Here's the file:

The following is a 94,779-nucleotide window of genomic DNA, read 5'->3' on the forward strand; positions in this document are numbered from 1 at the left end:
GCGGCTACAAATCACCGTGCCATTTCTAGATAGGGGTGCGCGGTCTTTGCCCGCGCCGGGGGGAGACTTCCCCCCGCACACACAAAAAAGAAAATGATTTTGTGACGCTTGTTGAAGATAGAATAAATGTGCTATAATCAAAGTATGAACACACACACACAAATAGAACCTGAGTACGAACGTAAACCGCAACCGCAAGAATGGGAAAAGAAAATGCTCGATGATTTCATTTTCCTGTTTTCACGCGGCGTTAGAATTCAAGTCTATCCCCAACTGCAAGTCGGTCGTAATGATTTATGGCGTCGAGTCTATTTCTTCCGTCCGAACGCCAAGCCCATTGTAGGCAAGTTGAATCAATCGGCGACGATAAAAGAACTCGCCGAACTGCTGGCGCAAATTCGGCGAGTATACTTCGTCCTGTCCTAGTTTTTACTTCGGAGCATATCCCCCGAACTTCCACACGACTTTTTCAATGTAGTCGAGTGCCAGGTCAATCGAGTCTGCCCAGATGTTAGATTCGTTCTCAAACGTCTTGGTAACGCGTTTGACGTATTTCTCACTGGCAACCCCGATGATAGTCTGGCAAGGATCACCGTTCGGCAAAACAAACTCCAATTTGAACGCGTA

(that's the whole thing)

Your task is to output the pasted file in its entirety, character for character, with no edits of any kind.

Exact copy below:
The following is a 94,779-nucleotide window of genomic DNA, read 5'->3' on the forward strand; positions in this document are numbered from 1 at the left end:
GCGGCTACAAATCACCGTGCCATTTCTAGATAGGGGTGCGCGGTCTTTGCCCGCGCCGGGGGGAGACTTCCCCCCGCACACACAAAAAAGAAAATGATTTTGTGACGCTTGTTGAAGATAGAATAAATGTGCTATAATCAAAGTATGAACACACACACACAAATAGAACCTGAGTACGAACGTAAACCGCAACCGCAAGAATGGGAAAAGAAAATGCTCGATGATTTCATTTTCCTGTTTTCACGCGGCGTTAGAATTCAAGTCTATCCCCAACTGCAAGTCGGTCGTAATGATTTATGGCGTCGAGTCTATTTCTTCCGTCCGAACGCCAAGCCCATTGTAGGCAAGTTGAATCAATCGGCGACGATAAAAGAACTCGCCGAACTGCTGGCGCAAATTCGGCGAGTATACTTCGTCCTGTCCTAGTTTTTACTTCGGAGCATATCCCCCGAACTTCCACACGACTTTTTCAATGTAGTCGAGTGCCAGGTCAATCGAGTCTGCCCAGATGTTAGATTCGTTCTCAAACGTCTTGGTAACGCGTTTGACGTATTTCTCACTGGCAACCCCGATGATAGTCTGGCAAGGATCACCGTTCGGCAAAACAAACTCCAATTTGAACGCGTA